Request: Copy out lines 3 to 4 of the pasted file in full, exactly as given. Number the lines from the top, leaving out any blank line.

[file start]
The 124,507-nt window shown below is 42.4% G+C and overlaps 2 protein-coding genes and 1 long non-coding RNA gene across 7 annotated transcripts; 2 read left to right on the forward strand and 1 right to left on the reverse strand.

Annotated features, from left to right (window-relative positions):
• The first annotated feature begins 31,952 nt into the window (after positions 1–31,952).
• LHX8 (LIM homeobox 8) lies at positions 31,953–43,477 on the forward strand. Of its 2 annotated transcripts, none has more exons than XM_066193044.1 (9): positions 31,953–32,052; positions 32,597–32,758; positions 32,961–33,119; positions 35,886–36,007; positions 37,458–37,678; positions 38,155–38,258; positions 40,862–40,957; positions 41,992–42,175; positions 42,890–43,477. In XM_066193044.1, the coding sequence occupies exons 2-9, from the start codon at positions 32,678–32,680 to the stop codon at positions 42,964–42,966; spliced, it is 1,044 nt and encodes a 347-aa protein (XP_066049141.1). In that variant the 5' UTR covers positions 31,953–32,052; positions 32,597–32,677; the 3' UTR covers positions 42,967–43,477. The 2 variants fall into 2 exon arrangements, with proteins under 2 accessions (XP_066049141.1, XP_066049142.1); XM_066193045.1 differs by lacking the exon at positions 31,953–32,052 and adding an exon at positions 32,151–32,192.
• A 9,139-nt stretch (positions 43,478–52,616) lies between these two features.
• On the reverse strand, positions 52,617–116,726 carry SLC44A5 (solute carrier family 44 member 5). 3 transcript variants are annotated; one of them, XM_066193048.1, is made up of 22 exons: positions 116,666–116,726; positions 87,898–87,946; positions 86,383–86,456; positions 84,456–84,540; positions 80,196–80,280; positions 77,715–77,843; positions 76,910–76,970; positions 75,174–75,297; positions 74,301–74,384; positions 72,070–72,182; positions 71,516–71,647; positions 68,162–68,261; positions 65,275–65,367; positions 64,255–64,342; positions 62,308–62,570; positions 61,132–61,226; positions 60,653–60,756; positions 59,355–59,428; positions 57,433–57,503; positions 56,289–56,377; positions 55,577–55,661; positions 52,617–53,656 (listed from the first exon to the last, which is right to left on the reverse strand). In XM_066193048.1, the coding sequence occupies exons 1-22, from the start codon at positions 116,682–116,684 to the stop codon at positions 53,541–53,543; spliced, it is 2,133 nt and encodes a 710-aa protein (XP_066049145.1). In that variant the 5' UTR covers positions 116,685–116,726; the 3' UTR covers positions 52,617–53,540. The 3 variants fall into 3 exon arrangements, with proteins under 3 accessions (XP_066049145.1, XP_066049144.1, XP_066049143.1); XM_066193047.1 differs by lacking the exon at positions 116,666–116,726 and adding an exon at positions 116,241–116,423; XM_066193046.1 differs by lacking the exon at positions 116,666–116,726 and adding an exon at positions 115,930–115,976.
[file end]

• The first annotated feature begins 31,952 nt into the window (after positions 1–31,952).
• LHX8 (LIM homeobox 8) lies at positions 31,953–43,477 on the forward strand. Of its 2 annotated transcripts, none has more exons than XM_066193044.1 (9): positions 31,953–32,052; positions 32,597–32,758; positions 32,961–33,119; positions 35,886–36,007; positions 37,458–37,678; positions 38,155–38,258; positions 40,862–40,957; positions 41,992–42,175; positions 42,890–43,477. In XM_066193044.1, the coding sequence occupies exons 2-9, from the start codon at positions 32,678–32,680 to the stop codon at positions 42,964–42,966; spliced, it is 1,044 nt and encodes a 347-aa protein (XP_066049141.1). In that variant the 5' UTR covers positions 31,953–32,052; positions 32,597–32,677; the 3' UTR covers positions 42,967–43,477. The 2 variants fall into 2 exon arrangements, with proteins under 2 accessions (XP_066049141.1, XP_066049142.1); XM_066193045.1 differs by lacking the exon at positions 31,953–32,052 and adding an exon at positions 32,151–32,192.